This, of course, has been a feature of the diamond trade for
centuries. There is simply no better way to move around a large sum of money in
a small placealmost no mineral is worth more per gram. This is the signature
fact of a diamond, and its curse. It is why violence and deception trail it like
mist. There are lots of places on the body to tuck one away. Jean-Baptiste
Tavernier, one of the first European diamond merchant kings, visited India in
1665 and reported of the miners: "And their wages are so small they do not
manifest any scruple, when searching in the sand, about concealing a stone for
themselves when they can, and being naked, save for a small cloth which covers
their private parts, they adroitly conceive to swallow it."
How does the smuggling happen in the Central African Republic
today? I wanted to know.
The finance director took the berry-sized diamond from my hand,
held it upward, and fixed me with a stare that I was unable to read.
"Take this and put it in your ass," he said. "You can walk out
of this country with a half-million dollars in your ass. Six stones, thats
about the size of a small piece of shit. Sell it to a gangster. Watch TV, man.
Thats whats happening in reality. . . . You will always find people willing to
do something for you the moment you offer the right price."
Seeing a legitimate diamond is a lot harder than seeing a dirty
one in the Central African Republic. I went down to the Ministry of Mines, which
was in a motel-shaped building wrapped around a dusty courtyard. I asked one of
the senior deputies, a genial English-speaking man named Cyriaque Gonda, if I
could take a look at a diamond-producing region that week.
Certainly that could be arranged, he told me. There are two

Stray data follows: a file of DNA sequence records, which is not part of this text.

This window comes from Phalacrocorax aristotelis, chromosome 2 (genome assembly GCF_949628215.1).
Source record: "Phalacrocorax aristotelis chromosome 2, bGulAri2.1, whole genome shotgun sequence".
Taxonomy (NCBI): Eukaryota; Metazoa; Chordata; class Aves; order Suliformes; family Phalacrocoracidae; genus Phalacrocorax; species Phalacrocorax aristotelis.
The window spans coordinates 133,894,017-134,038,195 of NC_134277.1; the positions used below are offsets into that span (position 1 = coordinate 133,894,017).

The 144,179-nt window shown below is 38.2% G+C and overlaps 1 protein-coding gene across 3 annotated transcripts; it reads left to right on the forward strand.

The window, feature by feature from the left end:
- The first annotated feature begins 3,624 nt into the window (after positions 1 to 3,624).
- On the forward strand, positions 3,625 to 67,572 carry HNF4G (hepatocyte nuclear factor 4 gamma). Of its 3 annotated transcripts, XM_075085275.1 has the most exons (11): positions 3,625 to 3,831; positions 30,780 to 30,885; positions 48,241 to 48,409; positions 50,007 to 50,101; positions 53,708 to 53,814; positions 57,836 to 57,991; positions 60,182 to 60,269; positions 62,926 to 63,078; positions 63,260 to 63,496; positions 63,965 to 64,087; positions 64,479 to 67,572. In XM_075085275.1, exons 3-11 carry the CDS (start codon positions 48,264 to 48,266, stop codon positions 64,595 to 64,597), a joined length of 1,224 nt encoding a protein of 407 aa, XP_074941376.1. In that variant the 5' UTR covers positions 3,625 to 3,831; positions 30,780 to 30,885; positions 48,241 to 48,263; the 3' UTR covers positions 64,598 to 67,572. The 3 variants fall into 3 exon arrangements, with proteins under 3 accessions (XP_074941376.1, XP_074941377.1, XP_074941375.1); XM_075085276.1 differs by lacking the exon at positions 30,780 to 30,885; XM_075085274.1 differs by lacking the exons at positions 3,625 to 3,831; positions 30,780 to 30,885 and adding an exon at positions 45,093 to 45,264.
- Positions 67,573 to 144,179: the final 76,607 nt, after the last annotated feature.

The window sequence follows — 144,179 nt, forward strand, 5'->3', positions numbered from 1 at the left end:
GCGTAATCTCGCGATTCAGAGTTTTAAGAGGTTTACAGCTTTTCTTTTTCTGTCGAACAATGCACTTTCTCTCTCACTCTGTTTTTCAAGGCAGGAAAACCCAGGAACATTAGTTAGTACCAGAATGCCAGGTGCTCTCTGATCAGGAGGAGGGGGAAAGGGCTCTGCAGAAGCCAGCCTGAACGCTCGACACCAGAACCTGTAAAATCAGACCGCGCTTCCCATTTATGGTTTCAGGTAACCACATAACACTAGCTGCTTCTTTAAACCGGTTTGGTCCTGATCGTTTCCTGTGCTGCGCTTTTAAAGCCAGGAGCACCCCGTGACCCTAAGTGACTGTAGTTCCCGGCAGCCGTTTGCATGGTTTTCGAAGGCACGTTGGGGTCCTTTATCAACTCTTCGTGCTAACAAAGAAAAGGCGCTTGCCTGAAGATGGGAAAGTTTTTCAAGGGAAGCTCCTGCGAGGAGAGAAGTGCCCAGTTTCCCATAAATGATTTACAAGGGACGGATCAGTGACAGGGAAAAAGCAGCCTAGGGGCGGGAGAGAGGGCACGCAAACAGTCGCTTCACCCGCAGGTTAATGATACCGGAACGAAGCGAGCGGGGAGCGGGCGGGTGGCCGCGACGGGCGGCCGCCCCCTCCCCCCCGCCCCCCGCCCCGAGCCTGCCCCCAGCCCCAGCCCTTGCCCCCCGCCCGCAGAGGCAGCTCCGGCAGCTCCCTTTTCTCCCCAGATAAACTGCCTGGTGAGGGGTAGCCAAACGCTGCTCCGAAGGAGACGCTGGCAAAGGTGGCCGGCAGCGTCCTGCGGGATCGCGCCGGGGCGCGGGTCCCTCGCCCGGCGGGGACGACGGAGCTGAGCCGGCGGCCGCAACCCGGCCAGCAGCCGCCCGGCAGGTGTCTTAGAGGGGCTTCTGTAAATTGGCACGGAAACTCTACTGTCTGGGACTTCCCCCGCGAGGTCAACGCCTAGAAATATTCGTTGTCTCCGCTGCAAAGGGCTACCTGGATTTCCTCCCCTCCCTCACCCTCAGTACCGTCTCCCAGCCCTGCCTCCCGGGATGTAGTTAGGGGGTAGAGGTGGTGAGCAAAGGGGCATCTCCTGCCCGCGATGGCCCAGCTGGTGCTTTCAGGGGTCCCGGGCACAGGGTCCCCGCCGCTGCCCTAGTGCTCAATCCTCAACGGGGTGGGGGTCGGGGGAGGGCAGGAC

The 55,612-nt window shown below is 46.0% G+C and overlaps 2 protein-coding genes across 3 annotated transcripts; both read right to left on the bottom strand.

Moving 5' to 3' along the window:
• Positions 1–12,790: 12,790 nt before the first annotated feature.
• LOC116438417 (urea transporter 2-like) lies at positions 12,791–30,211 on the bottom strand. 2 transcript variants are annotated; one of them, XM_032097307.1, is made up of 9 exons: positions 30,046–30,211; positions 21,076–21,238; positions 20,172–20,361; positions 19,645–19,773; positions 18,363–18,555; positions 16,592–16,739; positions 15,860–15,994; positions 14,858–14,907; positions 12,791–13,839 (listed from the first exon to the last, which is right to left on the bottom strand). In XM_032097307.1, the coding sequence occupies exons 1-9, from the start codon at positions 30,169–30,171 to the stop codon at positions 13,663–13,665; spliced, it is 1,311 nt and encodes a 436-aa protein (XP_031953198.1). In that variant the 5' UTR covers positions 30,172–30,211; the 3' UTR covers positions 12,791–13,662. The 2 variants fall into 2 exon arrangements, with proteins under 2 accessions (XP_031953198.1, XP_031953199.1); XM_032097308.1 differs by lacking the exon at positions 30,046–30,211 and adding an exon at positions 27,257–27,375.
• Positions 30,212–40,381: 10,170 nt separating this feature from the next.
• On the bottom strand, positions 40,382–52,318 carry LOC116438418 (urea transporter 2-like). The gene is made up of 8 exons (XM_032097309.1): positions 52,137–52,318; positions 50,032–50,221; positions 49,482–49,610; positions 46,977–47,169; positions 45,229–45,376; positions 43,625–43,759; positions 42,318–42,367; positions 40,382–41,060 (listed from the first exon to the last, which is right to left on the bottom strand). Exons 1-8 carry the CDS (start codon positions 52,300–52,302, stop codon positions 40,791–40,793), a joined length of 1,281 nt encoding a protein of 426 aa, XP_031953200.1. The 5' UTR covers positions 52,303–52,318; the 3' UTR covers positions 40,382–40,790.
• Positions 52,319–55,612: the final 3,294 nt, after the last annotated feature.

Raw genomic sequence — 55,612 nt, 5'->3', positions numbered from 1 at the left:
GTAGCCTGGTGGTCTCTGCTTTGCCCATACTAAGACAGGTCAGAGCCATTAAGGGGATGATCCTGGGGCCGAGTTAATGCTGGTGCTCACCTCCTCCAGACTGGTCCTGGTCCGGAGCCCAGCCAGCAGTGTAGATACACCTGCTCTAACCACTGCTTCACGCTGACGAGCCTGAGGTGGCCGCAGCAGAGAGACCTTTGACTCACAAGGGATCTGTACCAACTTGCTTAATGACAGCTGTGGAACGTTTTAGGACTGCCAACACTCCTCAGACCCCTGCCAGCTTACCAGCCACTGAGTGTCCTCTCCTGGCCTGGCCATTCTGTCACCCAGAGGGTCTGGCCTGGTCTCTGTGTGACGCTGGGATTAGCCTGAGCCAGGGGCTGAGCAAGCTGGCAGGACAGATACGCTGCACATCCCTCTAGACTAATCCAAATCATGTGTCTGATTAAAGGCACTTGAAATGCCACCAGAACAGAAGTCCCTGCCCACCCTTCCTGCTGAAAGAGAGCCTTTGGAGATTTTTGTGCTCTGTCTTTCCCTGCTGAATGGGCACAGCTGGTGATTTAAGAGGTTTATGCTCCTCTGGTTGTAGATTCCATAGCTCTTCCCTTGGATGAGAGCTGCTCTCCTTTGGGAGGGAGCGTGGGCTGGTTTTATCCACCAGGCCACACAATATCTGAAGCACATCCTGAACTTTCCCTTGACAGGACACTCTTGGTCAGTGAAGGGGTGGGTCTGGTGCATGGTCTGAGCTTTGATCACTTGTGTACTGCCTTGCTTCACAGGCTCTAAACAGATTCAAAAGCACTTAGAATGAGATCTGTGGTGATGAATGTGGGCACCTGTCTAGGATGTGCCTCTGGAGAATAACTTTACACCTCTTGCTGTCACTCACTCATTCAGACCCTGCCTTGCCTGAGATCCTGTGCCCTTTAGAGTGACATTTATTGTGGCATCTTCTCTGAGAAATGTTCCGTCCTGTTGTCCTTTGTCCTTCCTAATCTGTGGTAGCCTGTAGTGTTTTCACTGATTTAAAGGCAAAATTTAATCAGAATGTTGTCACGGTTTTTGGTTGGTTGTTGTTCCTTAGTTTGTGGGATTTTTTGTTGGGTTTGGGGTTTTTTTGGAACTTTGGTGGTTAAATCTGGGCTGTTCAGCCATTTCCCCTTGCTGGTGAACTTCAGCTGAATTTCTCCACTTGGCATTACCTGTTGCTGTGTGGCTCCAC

large mining districts, both along broad river valleys and both about a days
drive from Bangui. But there was a small problem. It was illegal for foreigners
to enter these areas. I would need a permit and a letter of permission from the
minister and those things would cost me $200, payable in U.S. dollars.
"But I dont want to buy any diamonds," I said. "I dont want to
dig for any diamonds. I just want to see where they come from."
"Yes, certainly," said Cyriaque. But $200 American is what it
would cost. In cash.
"I dont think Im going to pay," I said, wondering if this was
a legitimate fee.
"Sorry," said Cyriaque. "That is the rule."
What was the big secret? I wondered. This was a mineral that
underwrote a huge part of the economy. Diamonds were responsible for up to 60
percent of the nations export income, and slightly more than half of them were
clean. Wouldnt they want to show them off? I had already spent $130 of my
dwindling cash at the Ministry of Communications for a press permit, signed by
the minister, Parfait Mbaye. He was supposed to have been one of the actors in
the March 2003 coup that brought the new government to power. Mbaye now
occupied a dingy two-story office with a stone wall out front and an empty
flagpole tipping to the side. Each ministry here is its own province, and every
request from the outside is an opportunity to create more paperwork and collect
more fees. The French have left their legacy in Central Africa and part of it is
the worship of government process, no matter how shaky the government or
pointless the process.
I left the ministry, annoyed, and started walking along Avenue
Boganda, past roadside ditches filled with trash and old grayish water, thick
enough to be like gelatin. Street vendors sold cell phone covers, plastic dolls,
and cooked goat meat from plywood shelves balanced on tires. The air was hazy
with harmitaan, the mixture of veld smoke and desert sand blown down from the
Sahara that particulates the sky every winter. There was a wooden arch at the
entrance to the main traffic roundabout, a remnant of the Bokassa era. I walked
under it and up the gentle hill to the high gates of the 1960s-era Presidential
Palace, where a right turn would take me back to the hotel where I was staying.
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